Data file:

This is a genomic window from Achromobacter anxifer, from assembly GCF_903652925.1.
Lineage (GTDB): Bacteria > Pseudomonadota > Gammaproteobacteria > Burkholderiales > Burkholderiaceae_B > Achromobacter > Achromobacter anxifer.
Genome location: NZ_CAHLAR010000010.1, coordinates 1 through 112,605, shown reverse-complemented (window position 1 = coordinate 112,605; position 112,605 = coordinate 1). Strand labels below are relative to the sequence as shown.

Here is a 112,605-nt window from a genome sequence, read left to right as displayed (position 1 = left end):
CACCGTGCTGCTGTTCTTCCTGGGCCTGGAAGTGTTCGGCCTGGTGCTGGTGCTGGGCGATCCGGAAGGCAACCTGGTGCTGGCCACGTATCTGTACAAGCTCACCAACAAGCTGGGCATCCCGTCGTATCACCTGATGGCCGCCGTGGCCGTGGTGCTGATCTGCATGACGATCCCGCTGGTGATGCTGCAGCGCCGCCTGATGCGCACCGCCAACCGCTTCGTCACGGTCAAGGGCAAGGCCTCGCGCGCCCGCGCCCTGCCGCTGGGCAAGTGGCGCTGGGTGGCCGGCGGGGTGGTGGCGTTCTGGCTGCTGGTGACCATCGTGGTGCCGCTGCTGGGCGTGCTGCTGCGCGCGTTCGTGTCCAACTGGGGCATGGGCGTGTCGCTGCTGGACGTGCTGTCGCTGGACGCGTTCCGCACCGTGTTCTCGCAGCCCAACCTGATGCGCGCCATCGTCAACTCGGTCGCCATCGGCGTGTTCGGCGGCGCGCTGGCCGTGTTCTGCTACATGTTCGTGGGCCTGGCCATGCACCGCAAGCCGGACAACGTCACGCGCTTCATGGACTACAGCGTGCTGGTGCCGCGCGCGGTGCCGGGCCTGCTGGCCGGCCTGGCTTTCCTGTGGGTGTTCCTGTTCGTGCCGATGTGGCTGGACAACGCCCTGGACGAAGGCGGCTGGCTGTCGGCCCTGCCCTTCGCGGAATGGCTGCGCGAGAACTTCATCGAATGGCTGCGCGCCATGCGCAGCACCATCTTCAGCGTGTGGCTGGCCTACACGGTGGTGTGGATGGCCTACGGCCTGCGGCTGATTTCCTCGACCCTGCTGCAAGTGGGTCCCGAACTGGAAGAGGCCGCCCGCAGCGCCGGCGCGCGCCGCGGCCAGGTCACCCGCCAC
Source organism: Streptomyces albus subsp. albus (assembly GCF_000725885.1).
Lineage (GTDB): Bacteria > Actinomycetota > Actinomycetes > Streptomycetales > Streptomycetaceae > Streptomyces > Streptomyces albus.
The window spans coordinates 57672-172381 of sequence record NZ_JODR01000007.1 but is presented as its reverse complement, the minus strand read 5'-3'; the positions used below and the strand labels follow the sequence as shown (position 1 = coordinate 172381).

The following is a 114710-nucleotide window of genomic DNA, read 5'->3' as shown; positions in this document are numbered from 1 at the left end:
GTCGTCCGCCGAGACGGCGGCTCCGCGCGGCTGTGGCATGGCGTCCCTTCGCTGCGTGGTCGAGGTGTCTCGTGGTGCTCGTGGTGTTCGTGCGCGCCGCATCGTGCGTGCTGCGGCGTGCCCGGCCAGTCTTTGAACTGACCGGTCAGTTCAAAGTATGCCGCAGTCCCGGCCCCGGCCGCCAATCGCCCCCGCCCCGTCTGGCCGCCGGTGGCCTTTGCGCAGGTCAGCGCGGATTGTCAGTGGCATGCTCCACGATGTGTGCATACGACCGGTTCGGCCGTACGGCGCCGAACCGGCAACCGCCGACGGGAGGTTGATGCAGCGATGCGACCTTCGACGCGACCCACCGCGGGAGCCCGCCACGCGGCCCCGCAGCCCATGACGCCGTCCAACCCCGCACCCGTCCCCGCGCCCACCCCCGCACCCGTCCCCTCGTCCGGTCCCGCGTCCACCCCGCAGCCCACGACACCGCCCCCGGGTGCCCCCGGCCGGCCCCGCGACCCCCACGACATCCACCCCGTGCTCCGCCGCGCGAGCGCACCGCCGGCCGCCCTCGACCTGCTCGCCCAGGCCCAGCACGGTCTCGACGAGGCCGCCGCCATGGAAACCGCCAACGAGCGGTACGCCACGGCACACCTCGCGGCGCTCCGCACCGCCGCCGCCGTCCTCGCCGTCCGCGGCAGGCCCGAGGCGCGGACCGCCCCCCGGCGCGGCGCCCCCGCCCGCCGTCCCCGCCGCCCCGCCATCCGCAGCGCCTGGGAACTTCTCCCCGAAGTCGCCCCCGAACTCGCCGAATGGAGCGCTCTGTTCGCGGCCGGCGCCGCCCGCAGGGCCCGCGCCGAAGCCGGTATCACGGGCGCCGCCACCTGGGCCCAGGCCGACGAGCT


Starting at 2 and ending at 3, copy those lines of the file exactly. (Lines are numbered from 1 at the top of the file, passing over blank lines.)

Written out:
Lineage (GTDB): Bacteria > Pseudomonadota > Gammaproteobacteria > Burkholderiales > Burkholderiaceae_B > Achromobacter > Achromobacter anxifer.
Genome location: NZ_CAHLAR010000010.1, coordinates 1 through 112,605, shown reverse-complemented (window position 1 = coordinate 112,605; position 112,605 = coordinate 1). Strand labels below are relative to the sequence as shown.